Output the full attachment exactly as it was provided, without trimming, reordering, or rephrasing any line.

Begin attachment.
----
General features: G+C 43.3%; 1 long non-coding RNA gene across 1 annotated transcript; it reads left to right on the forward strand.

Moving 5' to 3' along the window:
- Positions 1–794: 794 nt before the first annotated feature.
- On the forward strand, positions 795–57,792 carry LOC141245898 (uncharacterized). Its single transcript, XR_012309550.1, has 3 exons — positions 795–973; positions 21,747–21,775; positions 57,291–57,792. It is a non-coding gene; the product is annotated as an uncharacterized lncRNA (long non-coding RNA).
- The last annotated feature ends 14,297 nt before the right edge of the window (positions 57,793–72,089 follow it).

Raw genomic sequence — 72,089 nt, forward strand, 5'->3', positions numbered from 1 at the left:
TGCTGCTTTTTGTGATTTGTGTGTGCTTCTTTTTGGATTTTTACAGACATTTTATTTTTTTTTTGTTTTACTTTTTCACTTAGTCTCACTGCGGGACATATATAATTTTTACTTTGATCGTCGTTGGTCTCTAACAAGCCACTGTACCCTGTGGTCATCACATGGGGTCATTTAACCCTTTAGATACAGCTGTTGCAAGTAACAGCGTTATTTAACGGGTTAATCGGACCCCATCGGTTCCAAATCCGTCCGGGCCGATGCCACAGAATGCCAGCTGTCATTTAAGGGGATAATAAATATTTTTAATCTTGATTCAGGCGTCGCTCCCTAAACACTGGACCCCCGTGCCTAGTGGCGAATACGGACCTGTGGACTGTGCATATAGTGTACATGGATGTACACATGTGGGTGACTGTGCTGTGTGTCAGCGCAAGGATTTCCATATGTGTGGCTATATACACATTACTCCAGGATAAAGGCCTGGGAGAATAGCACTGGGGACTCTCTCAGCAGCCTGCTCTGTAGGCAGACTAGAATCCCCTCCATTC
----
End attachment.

General features: G+C 43.3%; 1 long non-coding RNA gene across 1 annotated transcript; it reads left to right on the forward strand.

Moving 5' to 3' along the window:
- Positions 1–794: 794 nt before the first annotated feature.
- On the forward strand, positions 795–57,792 carry LOC141245898 (uncharacterized). Its single transcript, XR_012309550.1, has 3 exons — positions 795–973; positions 21,747–21,775; positions 57,291–57,792. It is a non-coding gene; the product is annotated as an uncharacterized lncRNA (long non-coding RNA).
- The last annotated feature ends 14,297 nt before the right edge of the window (positions 57,793–72,089 follow it).

Raw genomic sequence — 72,089 nt, forward strand, 5'->3', positions numbered from 1 at the left:
TGCTGCTTTTTGTGATTTGTGTGTGCTTCTTTTTGGATTTTTACAGACATTTTATTTTTTTTTTGTTTTACTTTTTCACTTAGTCTCACTGCGGGACATATATAATTTTTACTTTGATCGTCGTTGGTCTCTAACAAGCCACTGTACCCTGTGGTCATCACATGGGGTCATTTAACCCTTTAGATACAGCTGTTGCAAGTAACAGCGTTATTTAACGGGTTAATCGGACCCCATCGGTTCCAAATCCGTCCGGGCCGATGCCACAGAATGCCAGCTGTCATTTAAGGGGATAATAAATATTTTTAATCTTGATTCAGGCGTCGCTCCCTAAACACTGGACCCCCGTGCCTAGTGGCGAATACGGACCTGTGGACTGTGCATATAGTGTACATGGATGTACACATGTGGGTGACTGTGCTGTGTGTCAGCGCAAGGATTTCCATATGTGTGGCTATATACACATTACTCCAGGATAAAGGCCTGGGAGAATAGCACTGGGGACTCTCTCAGCAGCCTGCTCTGTAGGCAGACTAGAATCCCCTCCATTC